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Telstra-EasyCall-2-review-01

Telstra EasyCall 2

By Leigh D. Stark | 12:00 pm 22/09/2011

Some people just want a phone to make and take phone calls. Uninterested in web browsing, apps, games or multimedia, they want only the ability to make calls easily and – if they’re feeling fancy – maybe send a text message. The Telstra EasyCall 2 offers this and a little bit more for a hair under a hundred bucks.

Features

Built by ZTE, a Chinese manufacturer Telstra uses on 3G modem dongles and other mobile handsets, the EasyCall 2 is what we’d call a bare minimum handset.

Like the phones that ruled the airwaves before net-friendly smartphones took over, this is a candybar-style design with physical number buttons, a green call button, a red hang-up button, and a dual-direction pad for navigation. The screen has no touch features and is small, measuring just 1.8 inches diagonally. Volume buttons on the left edge of the handset control the sound levels.

A few extra features have been thrown in, however – this is the 21st century, after all.

Even when powered down, the EasyCall 2 doubles as a torch.

You get an FM radio with a switch for selecting either headphone or loudspeaker output, and LED torch on the top, Bluetick certification for extended reception and range in rural areas, and an easy to use lock switch on the right edge allowing you to lock up the buttons in a jiffy. There’s also a security switch on the back, a toggle that, when activated, will emit an alarm, send an SMS and call automatically up to four pre-programmed numbers.

The bottom edge of the phone features a 3.5mm headphone port and microUSB charge port.

Performance

We admire the simplicity of the EasyCall 2, and see it finding a home with people averse to the complexity (and cost) of smart phones. At the risk of stereotyping, many seniors will be comfortable with this phone, as will parents looking for a phone that will survive inside their kids’ school bag.

Built out of black and silver plastic, it’s not the best prettiest phone on the block. The matte black rear cover is easy to grip, but slide your fingers down too heavily and you’ll find it comes off easily – a bit too easily.

“Easy”  is, however, the name of the game with the EasyCall 2, and it’s practically impossible to screw up using this handset.

The switch on the back can automatically send a message and call up to four pre-programmed contacts.

The green button accepts calls and acts as the “OK” button when selecting, while the red button hangs up, works as a “back” button in the menus, and also powers up and down the phone.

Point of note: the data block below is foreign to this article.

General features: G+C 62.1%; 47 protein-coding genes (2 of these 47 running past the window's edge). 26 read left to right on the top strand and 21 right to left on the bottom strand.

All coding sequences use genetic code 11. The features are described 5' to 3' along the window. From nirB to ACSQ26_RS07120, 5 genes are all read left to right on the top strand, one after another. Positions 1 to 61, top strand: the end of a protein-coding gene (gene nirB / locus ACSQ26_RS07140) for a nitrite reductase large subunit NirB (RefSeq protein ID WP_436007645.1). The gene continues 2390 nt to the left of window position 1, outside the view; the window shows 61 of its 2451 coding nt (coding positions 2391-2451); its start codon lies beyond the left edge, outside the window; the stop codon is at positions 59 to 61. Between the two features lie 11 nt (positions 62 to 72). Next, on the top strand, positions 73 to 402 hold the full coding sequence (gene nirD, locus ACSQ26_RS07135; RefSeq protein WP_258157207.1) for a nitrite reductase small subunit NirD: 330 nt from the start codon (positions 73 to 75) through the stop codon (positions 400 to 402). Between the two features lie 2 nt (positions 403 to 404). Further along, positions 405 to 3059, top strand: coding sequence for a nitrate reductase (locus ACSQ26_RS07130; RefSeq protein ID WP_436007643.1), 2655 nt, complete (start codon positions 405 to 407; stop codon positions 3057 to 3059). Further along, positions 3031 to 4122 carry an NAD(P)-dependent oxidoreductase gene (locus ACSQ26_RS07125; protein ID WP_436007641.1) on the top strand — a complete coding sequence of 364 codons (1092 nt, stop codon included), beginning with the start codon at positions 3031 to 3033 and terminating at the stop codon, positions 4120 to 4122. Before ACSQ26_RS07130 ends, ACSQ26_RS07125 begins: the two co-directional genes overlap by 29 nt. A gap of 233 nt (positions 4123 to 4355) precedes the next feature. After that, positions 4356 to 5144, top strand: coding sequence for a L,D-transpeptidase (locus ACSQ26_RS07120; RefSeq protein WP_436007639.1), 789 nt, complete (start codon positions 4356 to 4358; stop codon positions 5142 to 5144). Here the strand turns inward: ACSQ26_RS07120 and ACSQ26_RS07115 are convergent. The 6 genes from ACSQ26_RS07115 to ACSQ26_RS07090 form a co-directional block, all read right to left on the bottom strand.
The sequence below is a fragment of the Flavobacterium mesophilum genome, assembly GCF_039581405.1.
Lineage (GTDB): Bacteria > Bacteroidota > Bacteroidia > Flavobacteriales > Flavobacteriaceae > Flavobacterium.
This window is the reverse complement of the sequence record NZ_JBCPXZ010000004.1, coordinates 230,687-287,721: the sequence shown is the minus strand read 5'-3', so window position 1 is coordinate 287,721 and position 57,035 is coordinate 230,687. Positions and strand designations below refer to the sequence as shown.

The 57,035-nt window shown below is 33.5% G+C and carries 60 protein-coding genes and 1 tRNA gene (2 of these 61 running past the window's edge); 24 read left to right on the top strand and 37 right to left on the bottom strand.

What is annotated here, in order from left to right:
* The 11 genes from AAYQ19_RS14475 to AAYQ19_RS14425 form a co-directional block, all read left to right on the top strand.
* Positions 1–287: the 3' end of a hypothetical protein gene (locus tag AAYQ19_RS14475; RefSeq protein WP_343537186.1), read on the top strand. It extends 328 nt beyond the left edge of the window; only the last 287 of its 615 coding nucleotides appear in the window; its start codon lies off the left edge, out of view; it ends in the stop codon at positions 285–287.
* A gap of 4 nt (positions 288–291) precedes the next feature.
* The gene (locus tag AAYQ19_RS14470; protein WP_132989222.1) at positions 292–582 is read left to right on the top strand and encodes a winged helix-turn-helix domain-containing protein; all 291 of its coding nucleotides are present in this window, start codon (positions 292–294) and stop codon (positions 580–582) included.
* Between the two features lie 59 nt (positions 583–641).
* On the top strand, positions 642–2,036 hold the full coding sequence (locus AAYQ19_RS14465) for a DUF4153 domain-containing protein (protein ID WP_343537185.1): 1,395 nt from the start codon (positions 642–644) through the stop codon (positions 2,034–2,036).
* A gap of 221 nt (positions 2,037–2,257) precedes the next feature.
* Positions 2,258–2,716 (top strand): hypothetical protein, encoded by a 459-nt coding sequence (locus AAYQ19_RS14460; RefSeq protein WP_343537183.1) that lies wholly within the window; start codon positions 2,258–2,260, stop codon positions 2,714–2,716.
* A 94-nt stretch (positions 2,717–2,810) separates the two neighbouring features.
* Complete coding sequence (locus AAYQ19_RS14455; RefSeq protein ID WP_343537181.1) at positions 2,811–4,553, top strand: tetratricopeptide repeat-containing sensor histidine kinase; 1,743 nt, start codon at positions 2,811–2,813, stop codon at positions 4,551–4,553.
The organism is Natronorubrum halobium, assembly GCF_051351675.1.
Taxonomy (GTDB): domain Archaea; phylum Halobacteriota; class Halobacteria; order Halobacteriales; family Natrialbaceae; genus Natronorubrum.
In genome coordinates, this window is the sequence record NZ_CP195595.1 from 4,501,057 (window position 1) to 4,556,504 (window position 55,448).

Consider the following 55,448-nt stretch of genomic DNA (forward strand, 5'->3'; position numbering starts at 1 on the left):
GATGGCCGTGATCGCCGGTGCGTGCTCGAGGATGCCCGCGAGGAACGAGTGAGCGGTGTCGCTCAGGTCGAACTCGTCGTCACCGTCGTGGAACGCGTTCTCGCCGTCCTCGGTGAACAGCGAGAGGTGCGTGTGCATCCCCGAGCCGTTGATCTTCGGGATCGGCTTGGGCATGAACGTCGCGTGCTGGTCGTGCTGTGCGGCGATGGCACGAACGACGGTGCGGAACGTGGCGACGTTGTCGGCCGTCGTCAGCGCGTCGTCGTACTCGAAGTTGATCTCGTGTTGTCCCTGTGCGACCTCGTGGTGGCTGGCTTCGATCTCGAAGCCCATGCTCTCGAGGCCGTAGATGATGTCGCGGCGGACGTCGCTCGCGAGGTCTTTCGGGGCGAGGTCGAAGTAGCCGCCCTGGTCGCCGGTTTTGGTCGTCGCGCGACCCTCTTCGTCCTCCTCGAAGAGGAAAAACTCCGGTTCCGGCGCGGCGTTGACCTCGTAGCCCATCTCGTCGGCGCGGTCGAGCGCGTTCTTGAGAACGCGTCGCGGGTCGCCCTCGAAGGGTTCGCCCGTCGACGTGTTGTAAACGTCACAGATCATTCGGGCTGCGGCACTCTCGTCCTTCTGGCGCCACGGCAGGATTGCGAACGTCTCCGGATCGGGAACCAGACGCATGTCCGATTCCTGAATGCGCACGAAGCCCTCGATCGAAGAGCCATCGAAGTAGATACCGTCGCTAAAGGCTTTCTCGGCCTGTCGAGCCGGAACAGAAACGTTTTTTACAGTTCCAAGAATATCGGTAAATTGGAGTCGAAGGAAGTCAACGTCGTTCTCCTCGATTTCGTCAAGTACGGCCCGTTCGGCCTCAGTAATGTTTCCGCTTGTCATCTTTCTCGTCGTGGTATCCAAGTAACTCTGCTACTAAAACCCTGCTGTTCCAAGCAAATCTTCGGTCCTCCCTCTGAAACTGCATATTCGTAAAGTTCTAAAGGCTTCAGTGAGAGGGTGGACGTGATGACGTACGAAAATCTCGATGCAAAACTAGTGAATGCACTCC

Making calls is easy, as the buttons on this handset are huge, sitting at 15mm across, with large numbers printed on them with the letters used for writing printed vertically to the right. As you punch in a phone number,  it appears on screen while the handset speaks the number.

“Nine-three-five-six,” said the EasyCall 2, as we began dialing the number for the GadgetGuy office. Cute, and useful feedback for when you’re unable to see the dialed numbers on the screen.

Compiling messages via the alphanumeric keypad isn’t as easy as typing on the QWERTY keyboards – be it virtual or physical – of a smartphone, but it does get the job done.

The lock mechanism is easy to use too, even easier than the systems provided on many smartphones. Simply slide the side lock switch down into the “locked” position and every button on the phone stops working until the handset is either unlocked or someone rings you. If the latter happens, you can pick up or reject the call with either the green or red buttons (respectively). After you’re finished, the phone stays locked until you unlock it.

As for the extra features, the LED torch at the top operates when the phone is on or off, and the FM radio can be listened to either through headphones using the 3.5mm port or through the EasyCall’s speaker.

There’s also a nifty feature Telstra calls “the switch” consisting of an orange switch. To use, one simply programs up to four phone numbers, a message and the volume of an alarm to be used in case of an emergency. When the switch is pushed into the “up” position, the phone emits an alarm, sends the message to the preset numbers and calls those numbers. It’s a useful feature – especially for medical emergencies – but the switch so invites curiosity that we can see many alerts being sent falsely.

Unusually for a modern handset, there’s no Bluetooth on offer here. With handsfree limited to just the stereo headset, the EasyCall2 isn’t the ideal phone to use for in-car communications.

A prepaid phone that comes with $10 of starter credit, the EasyCall 2 is locked to the Telstra network.

Conclusion

The Telstra EasyCall 2 isn’t for everyone. In fact, the person who’d get the most use out of it probably doesn’t want a touchscreen, keyboard, or internet access on the phone; this person probably doesn’t want any computer-like features at all. And if this person is your dad, mum, grandpa, grandmum, or even a kid, the lack of features makes it perfectly suitable for them, as does the price tag.

 

Price (RRP)

$99

Pros & Cons

Product Pros

Speaks numbers as you press them (unless on silent); Charges on the microUSB standard; Can be used as a loudspeaker FM radio; Built-in LED torch works even when the phone is off; Useful emergency alarm; Bluetick certification makes it a good choice for use in rural areas;

Product Cons

No Bluetooth; Back cover not secured as firmly as we'd like;

Ratings

Overall

Features

Value for money

Performance

Ease of Use

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